We love to write. Editing, not so much. Revising what came before is, at best, a pain. For some of us who cycle – who start the writing session by going back 500 or 1000 words and reading ourselves back into the story, doing light touches of smoothing word flow as we go, it’s not that much of a pain… until we finish the book.
For all of us, when we’re going back through and making sure character’s names, hair colour, car, what have you didn’t change, that everybody was where they needed to be without being in two places at once, that the foreshadowing is in there at least three times so the reader won’t be blindsided, that the plot actually makes sense and the worldbuilding detail made it out of our heads and onto the paper… much les the ever-frustrating typoo-hunt… is a pain.
And since we only practice it once per story, it’s hard to get much better at the infrequently used skill, so it takes longer to level up than our writing.
But then there’s a second form of revision afforded us indies… the ability to go back and edit a book already published.
A few days ago, a friend who has entertained many, many people with his stories was talking about going over an old collection of shorts as part of getting ready to republish it. He burst out, in sheer frustration, “I was a terrible writer!” (okay, he used a different word than terrible, but it meant the same)
I blinked at him in confusion. “Dude. You’re way more popular than me. People love your stuff.”
“But I’m going back over, and these sentences are awkward, and the delivery is terrible, and…”
“Oh! No, dude, you’re awesome. You’ve just gotten a lot more awesome and skilled since your early work. You were awesome even back then, and people loved you for it.”
…and this brings us to the crux of the problem: just because you can edit your early work better… does that mean you should do it?
I personally used to side with Heinlein’s rules on this side, and feel that in general, focusing on the next book is far, far better than bringing your early game up to current standards. In part because you can be more productive and lucrative by putting new work out there for your audience instead of changing what you already wrote. Also, in part, because focusing on the past is a losing game where it doesn’t mean you’re not growing in the present…
And on the gripping hand, because ideally we’ll all keep getting better, book by book, so editing past work to your current standard is always going to be a rearguard, losing action. After all, if you get everything as good as you are now, when you get better, none of it’s going to be as good as your new level. How many manhours are you going to throw away by constantly trying to drag all your backlist up to current skills, over and over?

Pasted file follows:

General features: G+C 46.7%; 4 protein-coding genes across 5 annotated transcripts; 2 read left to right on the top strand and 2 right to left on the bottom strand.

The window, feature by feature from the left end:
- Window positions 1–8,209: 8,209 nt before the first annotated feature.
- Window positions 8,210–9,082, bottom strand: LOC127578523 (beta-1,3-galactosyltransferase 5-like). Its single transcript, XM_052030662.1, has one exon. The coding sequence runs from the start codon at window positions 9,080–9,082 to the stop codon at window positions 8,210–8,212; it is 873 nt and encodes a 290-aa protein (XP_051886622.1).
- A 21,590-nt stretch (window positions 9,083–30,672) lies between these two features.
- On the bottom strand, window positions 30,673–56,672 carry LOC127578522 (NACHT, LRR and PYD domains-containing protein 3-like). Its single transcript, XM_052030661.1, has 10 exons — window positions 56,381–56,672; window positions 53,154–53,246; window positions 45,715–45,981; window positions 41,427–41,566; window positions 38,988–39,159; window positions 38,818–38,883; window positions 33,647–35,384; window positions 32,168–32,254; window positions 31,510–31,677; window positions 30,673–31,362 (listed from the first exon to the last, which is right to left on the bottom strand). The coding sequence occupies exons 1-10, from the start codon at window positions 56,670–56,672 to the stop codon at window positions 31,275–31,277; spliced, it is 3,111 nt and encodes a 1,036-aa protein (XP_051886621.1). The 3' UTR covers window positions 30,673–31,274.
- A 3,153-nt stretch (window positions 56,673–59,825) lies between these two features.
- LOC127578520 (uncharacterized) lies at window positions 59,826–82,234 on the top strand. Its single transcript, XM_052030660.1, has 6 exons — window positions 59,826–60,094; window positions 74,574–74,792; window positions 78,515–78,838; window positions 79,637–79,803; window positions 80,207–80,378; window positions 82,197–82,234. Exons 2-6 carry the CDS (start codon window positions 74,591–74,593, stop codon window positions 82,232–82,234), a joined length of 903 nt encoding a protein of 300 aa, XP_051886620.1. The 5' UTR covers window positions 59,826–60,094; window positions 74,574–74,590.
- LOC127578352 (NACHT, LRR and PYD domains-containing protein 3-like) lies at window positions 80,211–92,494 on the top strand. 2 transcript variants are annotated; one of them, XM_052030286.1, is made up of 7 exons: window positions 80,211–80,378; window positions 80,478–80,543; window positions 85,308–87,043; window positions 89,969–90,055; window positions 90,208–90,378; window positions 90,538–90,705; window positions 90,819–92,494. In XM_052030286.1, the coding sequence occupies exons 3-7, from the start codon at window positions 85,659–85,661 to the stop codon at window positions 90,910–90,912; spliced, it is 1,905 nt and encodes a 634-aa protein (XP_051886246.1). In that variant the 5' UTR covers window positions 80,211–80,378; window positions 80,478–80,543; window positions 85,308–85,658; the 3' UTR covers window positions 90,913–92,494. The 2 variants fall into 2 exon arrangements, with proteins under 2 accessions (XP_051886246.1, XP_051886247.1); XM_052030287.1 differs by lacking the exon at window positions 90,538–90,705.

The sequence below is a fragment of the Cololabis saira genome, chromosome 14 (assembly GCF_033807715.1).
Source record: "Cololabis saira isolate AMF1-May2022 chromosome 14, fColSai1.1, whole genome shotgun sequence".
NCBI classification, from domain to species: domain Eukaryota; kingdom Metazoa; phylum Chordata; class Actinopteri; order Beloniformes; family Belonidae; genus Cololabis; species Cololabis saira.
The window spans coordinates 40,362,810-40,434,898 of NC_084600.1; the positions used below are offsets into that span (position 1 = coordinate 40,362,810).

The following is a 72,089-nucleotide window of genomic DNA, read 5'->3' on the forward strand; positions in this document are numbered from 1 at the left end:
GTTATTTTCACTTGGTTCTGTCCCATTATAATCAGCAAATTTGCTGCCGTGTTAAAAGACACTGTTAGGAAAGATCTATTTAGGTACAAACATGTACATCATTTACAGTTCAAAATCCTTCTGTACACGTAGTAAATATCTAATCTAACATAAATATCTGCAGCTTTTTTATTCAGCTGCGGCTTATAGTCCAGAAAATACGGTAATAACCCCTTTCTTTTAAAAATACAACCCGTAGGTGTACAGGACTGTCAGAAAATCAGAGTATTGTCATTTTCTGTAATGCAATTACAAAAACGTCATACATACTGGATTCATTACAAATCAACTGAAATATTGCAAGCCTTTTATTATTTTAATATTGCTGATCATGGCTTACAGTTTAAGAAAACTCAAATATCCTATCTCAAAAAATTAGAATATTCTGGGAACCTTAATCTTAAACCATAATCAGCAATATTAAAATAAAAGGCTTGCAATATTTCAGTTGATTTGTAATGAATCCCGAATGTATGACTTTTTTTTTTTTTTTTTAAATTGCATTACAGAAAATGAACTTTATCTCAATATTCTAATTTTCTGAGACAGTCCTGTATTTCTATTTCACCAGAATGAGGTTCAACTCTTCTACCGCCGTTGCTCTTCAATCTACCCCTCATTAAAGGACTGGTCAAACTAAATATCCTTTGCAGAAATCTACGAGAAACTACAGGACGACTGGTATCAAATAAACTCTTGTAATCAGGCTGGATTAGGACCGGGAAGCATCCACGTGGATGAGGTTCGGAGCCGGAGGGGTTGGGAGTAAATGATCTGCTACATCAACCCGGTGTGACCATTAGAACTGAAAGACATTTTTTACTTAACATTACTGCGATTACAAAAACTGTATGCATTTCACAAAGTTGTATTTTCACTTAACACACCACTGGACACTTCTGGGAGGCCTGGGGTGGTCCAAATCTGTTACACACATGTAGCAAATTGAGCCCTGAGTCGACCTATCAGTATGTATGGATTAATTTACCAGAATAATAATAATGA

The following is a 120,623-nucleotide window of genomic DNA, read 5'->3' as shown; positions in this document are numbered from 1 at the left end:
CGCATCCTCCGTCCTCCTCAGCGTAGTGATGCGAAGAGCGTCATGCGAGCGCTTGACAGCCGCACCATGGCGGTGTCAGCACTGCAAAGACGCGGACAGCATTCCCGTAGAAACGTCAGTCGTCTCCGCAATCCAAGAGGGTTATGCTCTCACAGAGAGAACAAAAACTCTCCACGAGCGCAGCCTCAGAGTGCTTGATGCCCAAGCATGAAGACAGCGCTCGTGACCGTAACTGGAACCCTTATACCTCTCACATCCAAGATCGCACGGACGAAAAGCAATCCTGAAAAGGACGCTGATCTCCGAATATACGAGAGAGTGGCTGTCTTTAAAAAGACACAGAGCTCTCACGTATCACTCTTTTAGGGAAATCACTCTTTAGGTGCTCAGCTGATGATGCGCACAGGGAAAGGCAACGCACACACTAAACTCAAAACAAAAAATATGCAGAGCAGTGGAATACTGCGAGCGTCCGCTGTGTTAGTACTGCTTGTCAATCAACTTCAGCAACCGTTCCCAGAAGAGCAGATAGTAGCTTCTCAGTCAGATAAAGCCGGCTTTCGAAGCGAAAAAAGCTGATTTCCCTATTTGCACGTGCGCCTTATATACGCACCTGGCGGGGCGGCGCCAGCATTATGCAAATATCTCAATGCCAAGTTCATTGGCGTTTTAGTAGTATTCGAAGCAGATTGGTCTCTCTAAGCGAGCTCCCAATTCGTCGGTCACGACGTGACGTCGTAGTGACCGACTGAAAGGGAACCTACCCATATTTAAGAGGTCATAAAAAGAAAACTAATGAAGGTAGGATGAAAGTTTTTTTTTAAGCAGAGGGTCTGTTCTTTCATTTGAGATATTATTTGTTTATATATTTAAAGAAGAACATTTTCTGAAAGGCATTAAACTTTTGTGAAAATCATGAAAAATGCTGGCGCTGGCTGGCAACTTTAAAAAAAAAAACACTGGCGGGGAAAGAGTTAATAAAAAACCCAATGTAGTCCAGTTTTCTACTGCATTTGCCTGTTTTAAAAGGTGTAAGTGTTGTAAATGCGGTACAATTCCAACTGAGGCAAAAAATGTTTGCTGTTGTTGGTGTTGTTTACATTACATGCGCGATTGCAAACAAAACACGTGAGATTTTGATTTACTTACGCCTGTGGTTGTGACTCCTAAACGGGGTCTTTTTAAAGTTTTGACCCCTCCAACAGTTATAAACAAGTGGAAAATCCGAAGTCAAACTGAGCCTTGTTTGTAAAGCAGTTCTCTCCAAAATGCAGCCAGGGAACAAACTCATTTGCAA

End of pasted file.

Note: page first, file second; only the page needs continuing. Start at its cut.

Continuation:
But there is a very good argument for it: in the world where things went out of print and were hard to find, readers understood that if they put all the effort in to hunt down your early works, they were early. In an ebook environment, it’s much harder for readers to differentiate your earliest from your latest. Therefore, if you have 25 books out and they pick up your first, they may go “Ugh, this is terrible” and not stick around to see how much you’ve grown.
I know of romance authors who’ve unpublished early work, and sometimes entire series, because it detracts from their current branding either by being too rough or by being in a subgenre they’ve determined was a failed experiment.
I know they’re doing better than me, so they have a point, but I couldn’t go that far myself.
However, there is a case for, at the same point at which you’re looking at doing a cover and blurb update to bring things up to current marketing standards, doing a quick editing pass to tweak things better.
Not a rewrite, because it’ll update on everyone’s ebook readers, and L-rd knows, if you change or cut a character, you have a chance of cutting someone’s favourite thing (and woe betide you if you do that). But smoothing wording, tweaking scenes and sliding in a little more foreshadowing, filling in that plot hole that is mentioned in 15 reviews as really annoying that was caused by not getting this bit of relevant info out of your head the first time… that’s not a bad thing.
AS for me personally, I started off strong on the “don’t touch it” side. Due to circumstances, I let Shattered Under Midnight alone a few years and a few books. When I finally came back to get the print edition out, I did an edit pass because I always felt I released that one too quickly, without the final edit it needed. It turned out it wasn’t as bad as I’d thought; Once the rough edges were filed smooth and the plothole filled in, a bit more foreshadowing braided in and a bit more worldbuilding grafted onto existing scenes… it wasn’t bad, just rough.
And once I released the edited version, the ratings improved, and a lot of the reviews were happier. Since we write for whatever reason we write, but we publish to entertain the readers, this was definitely a success.
But revision still sucks time and energy out of my brain. How about you? Where do you fall on going back and touching published things?